Don’t they remember?
They go about their day
as if nothing was wrong,
doing the same old song
and dance, as if perchance
it was all a dream.

But you cannot sleep
through such a fright.
It keeps me up at night
sometimes. Don’t they recall
at all how it happened?
They go about their day.

It’s not to say it’s an obsession,
but this confession is true.
What did you do when the twins fell?
Where were you when five sides
became four? When verdant pastures
claimed more? Don’t you remember?

It’s an indelible stain that remains,
a blotch upon all of humanity’s souls.
Yet, some go about their days, ignoring
and imploring we all do the same.
History forgotten is soon repeated,
and we will not be defeated.

It was no dream, this evil scheme,
it seems some would just as soon forget it.
And yet, it happened eighteen years ago today.
Without a thought, they go about their day.
What is there left to say? It happened.
Don’t you remember?

(C) Walter J Wojtanik – 2019

POETIC BLOOMINGS tribute to 911



For years he’s waited, half sedated
by the memory of her face.
There is an empty space
where she once sat. It is that
place that he preserves.
Lost in the promise of a return,
it’s been a while since
her smile had blessed him.
It tests him and his resolve.
She has been gone for years
and his tears force him to sit
and wait, to contemplate his loss.
The personal cross he bears.
He sits on their bench and stares
into the night hoping
to catch sight of her smile.
He waits. He knows he will join her soon.

© Walter J Wojtanik – 2019

For Red Wolf Prompts #424: Ekphrastic Poetry – Night


You weren’t fixing on leaving,
you had other plans.
But, God laughed
and you were gone. A memory
written ad nauseum,
causing hearts to ache
at each re-telling. Eyes
swelling with tears
laced with fears of  folks forgetting.
It’s hitting home the more
distance passes and a trace of your face
flashes in my mind from time-to-time.
You are nine years in passing
and I keep amassing poems
well long after you’re gone.
And my life moves on.

© Walter J. Wojtanik – 2018

Poetic Bloomings – Prompt #211: And I Quote #1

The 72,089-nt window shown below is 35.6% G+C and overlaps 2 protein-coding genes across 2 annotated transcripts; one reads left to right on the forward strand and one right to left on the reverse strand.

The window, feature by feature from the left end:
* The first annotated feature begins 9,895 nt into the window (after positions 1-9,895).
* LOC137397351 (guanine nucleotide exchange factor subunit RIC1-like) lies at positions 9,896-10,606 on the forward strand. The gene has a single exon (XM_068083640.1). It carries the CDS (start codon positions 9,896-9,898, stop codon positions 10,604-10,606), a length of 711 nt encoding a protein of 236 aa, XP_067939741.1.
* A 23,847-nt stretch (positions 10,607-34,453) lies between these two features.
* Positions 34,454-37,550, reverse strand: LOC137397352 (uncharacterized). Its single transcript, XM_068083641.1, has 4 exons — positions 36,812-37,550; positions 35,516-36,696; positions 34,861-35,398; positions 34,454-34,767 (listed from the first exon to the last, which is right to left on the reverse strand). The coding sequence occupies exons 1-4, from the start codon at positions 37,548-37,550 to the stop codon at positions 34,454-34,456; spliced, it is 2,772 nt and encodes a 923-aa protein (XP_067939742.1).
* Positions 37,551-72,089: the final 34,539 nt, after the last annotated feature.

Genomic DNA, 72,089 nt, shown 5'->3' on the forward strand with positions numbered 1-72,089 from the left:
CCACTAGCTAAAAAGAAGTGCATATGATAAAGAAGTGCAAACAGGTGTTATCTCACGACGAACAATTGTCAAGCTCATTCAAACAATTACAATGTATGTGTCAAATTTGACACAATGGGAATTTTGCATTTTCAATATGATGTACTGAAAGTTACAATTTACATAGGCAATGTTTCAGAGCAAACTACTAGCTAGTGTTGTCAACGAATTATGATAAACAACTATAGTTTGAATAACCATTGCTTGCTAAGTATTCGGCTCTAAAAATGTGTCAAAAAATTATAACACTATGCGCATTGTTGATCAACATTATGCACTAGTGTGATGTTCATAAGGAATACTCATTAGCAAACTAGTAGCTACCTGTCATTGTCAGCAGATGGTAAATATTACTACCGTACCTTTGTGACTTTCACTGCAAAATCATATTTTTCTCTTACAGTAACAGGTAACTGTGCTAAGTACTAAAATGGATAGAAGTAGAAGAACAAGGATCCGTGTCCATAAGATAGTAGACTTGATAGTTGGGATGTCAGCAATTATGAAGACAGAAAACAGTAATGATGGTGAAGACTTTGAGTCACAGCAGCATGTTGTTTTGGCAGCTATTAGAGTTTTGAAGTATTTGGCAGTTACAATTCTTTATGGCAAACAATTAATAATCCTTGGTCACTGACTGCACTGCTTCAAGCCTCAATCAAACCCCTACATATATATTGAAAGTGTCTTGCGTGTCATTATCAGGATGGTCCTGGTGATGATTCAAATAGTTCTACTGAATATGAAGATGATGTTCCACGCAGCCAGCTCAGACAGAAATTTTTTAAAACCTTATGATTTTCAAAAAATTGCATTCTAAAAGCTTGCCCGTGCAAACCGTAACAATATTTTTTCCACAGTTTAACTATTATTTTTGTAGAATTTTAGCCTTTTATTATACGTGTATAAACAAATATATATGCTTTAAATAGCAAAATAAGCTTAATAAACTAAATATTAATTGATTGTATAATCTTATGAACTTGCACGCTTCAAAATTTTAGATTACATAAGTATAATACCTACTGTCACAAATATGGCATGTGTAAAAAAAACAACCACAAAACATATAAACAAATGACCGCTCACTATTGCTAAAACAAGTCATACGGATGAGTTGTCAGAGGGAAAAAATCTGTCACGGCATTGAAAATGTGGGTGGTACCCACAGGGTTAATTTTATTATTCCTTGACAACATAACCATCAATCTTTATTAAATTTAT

My memory is dotted with crisp images
that have engrained into the depth of my soul.
I have no control over them; they lay dormant,
only to bubble to the surface when I least expect.
Trying in vain to relinquish these old feelings,
I reel with remorse, this sad course I contemplate
leaves me silent and still and alone.
And so, I am left kneeling in supplication,
a broad brush of despair paints me.
This clown cries out from within, making a spectacle
of my mirth and mired muse. My resolution
refuses to take hold; these memories dominate me.
It is too late. Love languishes.

(C) Walter J Wojtanik – 2018




Left behind.
After all that have gone before.
A box.
No one left to claim the contents,
so it becomes mine.

Scraps and relics of foregone places,
tug on my mind for the slightest traces
of remembrance.
Remnants of vaguely familiar people
who caused me to be.
Reminders of the way
things came about in my history.

The past revisited
in fond recollection.
I study the faces
and strain for a mention
of a name. Many are unknown
and will remain so.
But, in the myriad of this photographic
patchwork I find a common thread,
which binds this present
to those long agos.

This sepia tone
is the trigger that fires these synaptic
glimpses at who I have become
and of the people who “brought” me to this place.

Sepia is the color of memory.

(C) Walter J Wojtanik – 2017

Poetic Asides – 2017 November Chapbook Challenge – Day 30: Back in the Day


The news hits like a punch to the jaw.
Pow! Wham! Zowie!
Another icon of my youth has gone.
Adam West was the Batman I knew,
I grew up with his campy depiction.
This benediction keeps him ensconced
in my heart and mind for all time.
Godspeed and rest, Adam West!
Pow! Wham! Zowie! R.I.P.!

(C) Walter J. Wojtanik

Poetic Asides – Prompt #396:  Historic Persona


I saw my father this morning.
It caught me off guard,
without warning, without any
precognition. The man’s been dead.

Over ten years gone, and though
I long for one moment more,